Some people should not get this vaccine

Tell the person who is giving you the vaccine:

  • If you have any severe, life-threatening allergies. If you have ever had a life-threatening allergic reaction after a previous dose of meningococcal ACWY vaccine, or if you have a severe allergy to any part of this vaccine, you should not get this vaccine. Your provider can tell you about the vaccine’s ingredients.
  • If you are pregnant or breastfeeding. There is not very much information about the potential risks of this vaccine for a pregnant woman or breastfeeding mother. It should be used during pregnancy only if clearly needed.
  • If you have a mild illness, such as a cold, you can probably get the vaccine today. If you are moderately or severely ill, you should probably wait until you recover. Your doctor can advise you.

Risks of a vaccine reaction

With any medicine, including vaccines, there is a chance of side effects. These are usually mild and go away on their own within a few days, but serious reactions are also possible. As many as half of the people who get meningococcal ACWY vaccine have mild problems following vaccination, such as redness or soreness where the shot was given. If these problems occur, they usually last for 1 or 2 days. They are more common after MenACWY than after MPSV4. A small percentage of people who receive the vaccine develop a mild fever.

Problems that could happen after any injected vaccine:

  • People sometimes faint after a medical procedure, including vaccination. Sitting or lying down for about 15 minutes can help prevent fainting, and injuries caused by a fall. Tell your doctor if you feel dizzy, or have vision changes or ringing in the ears.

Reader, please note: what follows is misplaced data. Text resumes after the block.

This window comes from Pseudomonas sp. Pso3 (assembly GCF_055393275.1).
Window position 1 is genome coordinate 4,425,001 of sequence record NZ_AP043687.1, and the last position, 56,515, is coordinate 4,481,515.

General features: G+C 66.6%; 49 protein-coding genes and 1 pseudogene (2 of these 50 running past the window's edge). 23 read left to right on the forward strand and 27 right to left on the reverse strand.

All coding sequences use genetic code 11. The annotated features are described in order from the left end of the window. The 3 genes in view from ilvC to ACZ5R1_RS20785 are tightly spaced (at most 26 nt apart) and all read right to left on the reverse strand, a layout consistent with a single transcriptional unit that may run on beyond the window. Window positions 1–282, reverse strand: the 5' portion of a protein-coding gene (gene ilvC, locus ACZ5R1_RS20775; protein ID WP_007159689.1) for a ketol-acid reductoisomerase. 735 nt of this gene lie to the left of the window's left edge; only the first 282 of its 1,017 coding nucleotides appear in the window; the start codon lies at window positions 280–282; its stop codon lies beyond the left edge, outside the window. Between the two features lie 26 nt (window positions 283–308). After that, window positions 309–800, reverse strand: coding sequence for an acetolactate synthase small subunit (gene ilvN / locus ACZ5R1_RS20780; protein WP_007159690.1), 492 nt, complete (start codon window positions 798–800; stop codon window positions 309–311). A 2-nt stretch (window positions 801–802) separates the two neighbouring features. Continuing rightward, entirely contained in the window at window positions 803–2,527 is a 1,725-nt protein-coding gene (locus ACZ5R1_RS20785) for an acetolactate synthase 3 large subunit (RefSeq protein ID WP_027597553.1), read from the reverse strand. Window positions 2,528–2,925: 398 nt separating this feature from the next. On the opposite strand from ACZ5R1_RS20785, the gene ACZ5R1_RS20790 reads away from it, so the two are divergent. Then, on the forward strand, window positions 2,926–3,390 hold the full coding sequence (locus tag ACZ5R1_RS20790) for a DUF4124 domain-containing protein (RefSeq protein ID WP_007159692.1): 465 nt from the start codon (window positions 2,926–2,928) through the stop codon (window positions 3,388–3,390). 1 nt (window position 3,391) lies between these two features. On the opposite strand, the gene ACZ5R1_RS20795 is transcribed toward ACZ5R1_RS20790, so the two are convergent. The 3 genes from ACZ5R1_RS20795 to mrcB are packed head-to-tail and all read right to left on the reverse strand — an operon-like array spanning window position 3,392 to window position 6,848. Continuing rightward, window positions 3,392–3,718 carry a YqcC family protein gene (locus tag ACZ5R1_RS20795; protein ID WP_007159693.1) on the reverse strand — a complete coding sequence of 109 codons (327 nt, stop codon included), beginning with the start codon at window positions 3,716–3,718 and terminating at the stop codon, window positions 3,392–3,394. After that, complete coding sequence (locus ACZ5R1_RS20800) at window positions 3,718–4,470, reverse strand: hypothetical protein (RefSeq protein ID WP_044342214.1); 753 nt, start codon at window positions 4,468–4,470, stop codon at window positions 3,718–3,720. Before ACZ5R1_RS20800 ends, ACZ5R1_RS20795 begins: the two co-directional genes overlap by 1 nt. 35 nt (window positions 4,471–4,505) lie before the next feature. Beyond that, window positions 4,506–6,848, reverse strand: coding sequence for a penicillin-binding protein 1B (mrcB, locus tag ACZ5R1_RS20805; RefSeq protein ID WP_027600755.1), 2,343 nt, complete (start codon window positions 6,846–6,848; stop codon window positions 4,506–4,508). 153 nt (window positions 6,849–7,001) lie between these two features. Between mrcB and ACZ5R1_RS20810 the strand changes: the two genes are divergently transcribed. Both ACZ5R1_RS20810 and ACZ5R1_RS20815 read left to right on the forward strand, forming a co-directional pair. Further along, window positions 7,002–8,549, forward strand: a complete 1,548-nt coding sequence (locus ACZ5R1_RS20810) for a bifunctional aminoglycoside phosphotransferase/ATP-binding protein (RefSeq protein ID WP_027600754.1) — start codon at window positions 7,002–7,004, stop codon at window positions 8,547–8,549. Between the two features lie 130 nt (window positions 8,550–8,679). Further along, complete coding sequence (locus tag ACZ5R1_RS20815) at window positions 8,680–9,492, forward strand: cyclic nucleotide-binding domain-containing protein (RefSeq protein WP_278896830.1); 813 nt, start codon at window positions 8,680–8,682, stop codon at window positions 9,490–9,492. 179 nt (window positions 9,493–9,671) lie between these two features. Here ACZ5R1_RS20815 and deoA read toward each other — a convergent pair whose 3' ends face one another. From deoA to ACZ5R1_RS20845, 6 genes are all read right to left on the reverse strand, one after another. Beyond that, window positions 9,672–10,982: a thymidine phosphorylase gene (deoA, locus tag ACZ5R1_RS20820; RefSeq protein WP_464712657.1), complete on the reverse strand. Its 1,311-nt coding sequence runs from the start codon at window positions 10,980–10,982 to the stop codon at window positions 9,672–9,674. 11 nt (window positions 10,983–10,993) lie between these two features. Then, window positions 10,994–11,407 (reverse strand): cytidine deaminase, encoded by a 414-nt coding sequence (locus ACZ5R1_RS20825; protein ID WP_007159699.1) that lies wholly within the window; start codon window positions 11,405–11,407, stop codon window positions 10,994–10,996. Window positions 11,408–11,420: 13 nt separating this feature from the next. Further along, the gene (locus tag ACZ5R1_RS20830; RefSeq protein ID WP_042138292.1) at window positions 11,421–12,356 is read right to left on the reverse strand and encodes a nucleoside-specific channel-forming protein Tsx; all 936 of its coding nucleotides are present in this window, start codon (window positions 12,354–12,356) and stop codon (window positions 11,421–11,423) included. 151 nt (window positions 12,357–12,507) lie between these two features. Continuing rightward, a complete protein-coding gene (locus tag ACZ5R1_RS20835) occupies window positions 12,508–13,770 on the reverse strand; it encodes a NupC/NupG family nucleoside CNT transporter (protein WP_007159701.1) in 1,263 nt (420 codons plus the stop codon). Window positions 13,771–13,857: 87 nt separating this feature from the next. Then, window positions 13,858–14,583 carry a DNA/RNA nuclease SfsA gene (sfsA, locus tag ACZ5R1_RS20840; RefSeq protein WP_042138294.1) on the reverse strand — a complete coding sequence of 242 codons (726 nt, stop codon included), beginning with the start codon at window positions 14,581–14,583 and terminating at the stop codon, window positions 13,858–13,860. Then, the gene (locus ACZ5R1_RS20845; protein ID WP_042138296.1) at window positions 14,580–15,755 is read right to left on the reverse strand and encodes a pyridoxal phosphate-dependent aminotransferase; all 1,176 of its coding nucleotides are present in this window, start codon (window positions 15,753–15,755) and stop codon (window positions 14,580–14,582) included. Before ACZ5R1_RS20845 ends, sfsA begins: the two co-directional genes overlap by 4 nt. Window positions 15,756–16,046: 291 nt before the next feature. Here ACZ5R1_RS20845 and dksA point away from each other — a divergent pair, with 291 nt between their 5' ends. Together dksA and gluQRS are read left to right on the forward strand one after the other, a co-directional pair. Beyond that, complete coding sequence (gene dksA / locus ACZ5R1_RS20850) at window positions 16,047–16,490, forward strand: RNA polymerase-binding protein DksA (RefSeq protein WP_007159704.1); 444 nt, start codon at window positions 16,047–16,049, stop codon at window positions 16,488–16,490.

• Some people get severe pain in the shoulder and have difficulty moving the arm where a shot was given. This happens very rarely.
  • Any medication can cause a severe allergic reaction. Such reactions from a vaccine are very rare, estimated at about 1 in a million doses, and would happen within a few minutes to a few hours after the vaccination.

What if there is a serious reaction?

What should I look for?

  • Look for anything that concerns you, such as signs of a severe allergic reaction, very high fever, or unusual behavior.
  • Signs of a severe allergic reaction can include:
    • hives
    • swelling of the face and throat
    • difficulty breathing
    • a fast heartbeat
    • dizziness
    • weakness

usually within a few minutes to a few hours after the vaccination.

What should I do?

  • If you think it is a severe allergic reaction or other emergency that can’t wait, call your local emergency service or get the person to the nearest hospital. Otherwise, call your doctor.

Sources

Adapted from Immunization Action Coalition, Vaccine Information Statements